[If you are a distiller, make sure you know about the birectifier]
So who was this guy, Rafael Arroyo, and why did he win the contract to advance Puerto Rican rum? Could anyone else have done as good a job? Was this guy some sort of genius or coincidentally just a native with the right scientific skill set? (my bet is staggering genius.)
In tracking down his lost papers I found another patent of his. Arroyo is known to most contemporary rum enthusiasts through his patent on producing heavy bodied rums which was digitized by google and thus accessible.
We can get a glimpse of Arroyo’s credentials through his other patents which are all for advanced industrial fermentations proving he entered rum work with a formidable skill set. By the 1940’s when Arroyo was working on rum he must have been well into his career and had some pretty heavy industrial experience under his belt.
Arroyo also appears to be from Puerto Rico which isn’t the biggest surprise, though it is surprising that PR industry was doing boundary pushing work in bio technology in the 1930’s.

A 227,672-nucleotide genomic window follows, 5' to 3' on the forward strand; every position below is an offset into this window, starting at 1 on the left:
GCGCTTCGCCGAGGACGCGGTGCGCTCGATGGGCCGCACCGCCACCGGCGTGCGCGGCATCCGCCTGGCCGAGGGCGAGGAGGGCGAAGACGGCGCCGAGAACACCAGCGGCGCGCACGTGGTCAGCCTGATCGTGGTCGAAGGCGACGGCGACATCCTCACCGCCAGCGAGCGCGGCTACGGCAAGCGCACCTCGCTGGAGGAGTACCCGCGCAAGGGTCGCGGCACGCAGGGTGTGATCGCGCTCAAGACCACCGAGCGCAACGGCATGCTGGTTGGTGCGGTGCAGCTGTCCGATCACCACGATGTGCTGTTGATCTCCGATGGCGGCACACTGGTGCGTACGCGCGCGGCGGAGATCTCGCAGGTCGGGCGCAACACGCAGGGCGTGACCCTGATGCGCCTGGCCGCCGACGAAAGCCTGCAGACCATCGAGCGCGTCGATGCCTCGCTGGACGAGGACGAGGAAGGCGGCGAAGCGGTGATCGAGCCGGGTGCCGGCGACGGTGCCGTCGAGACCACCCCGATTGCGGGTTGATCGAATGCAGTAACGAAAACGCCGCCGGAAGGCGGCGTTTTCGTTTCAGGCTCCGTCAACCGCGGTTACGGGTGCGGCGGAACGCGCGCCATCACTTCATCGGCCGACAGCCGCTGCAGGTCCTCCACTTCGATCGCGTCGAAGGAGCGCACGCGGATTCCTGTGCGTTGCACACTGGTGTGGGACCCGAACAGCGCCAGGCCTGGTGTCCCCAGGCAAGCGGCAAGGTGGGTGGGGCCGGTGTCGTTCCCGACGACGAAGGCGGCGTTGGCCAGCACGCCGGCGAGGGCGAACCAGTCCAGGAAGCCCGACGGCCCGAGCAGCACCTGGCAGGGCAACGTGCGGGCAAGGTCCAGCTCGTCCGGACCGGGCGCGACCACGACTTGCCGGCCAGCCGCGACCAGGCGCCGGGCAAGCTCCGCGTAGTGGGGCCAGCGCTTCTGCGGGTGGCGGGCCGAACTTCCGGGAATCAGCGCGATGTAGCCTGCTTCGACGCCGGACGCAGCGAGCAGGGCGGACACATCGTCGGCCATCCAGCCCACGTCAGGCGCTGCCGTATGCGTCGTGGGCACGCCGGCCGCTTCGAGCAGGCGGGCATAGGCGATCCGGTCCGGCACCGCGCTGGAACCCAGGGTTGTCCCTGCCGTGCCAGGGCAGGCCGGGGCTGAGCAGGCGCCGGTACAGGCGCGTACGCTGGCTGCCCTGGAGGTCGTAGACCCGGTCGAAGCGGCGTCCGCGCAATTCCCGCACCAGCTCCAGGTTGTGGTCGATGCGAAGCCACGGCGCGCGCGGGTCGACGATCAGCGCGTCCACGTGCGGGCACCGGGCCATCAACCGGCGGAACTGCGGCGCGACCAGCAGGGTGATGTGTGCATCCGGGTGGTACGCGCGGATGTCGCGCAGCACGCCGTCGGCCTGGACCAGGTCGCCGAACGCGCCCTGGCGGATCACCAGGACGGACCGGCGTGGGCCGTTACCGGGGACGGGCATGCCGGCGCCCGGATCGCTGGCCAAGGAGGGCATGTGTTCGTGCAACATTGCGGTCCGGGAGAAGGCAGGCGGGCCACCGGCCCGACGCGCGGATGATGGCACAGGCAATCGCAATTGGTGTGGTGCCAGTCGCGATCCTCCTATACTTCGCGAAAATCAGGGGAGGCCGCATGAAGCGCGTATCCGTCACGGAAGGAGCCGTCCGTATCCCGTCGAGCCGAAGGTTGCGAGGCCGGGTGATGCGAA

Hopefully soon I can dig up an obituary so we can learn more about the guy.
[Added 1/17/15 courtesy awesome reader Rex Clingan]
From the American Chemical Society 1949:
Rafael Arroyo, 57, Puerto Rican industrial research chemist, died suddenly Aug. 16 in Rio Piedras, Puerto Rico. He had been for many years head of the chemistry department of the Agricultural Experiment Station at Rio Piedras, and specialized in the industrial utilization of sugar cane molasses and its by-products. He originated the “Proceso Arroyo” under which the production of rum spirits by a special treatment of the molasses used in the fermentation stage was increased. He graduated in 1916 from Louisiana State University, where he had majored in sugar engineering. In the U. S. he had worked for Armour and Co., Staier Chemical Co., and the U. S. Industrial Alcohol Co. He joined ACS in 1946.
Fermentation Agent 1938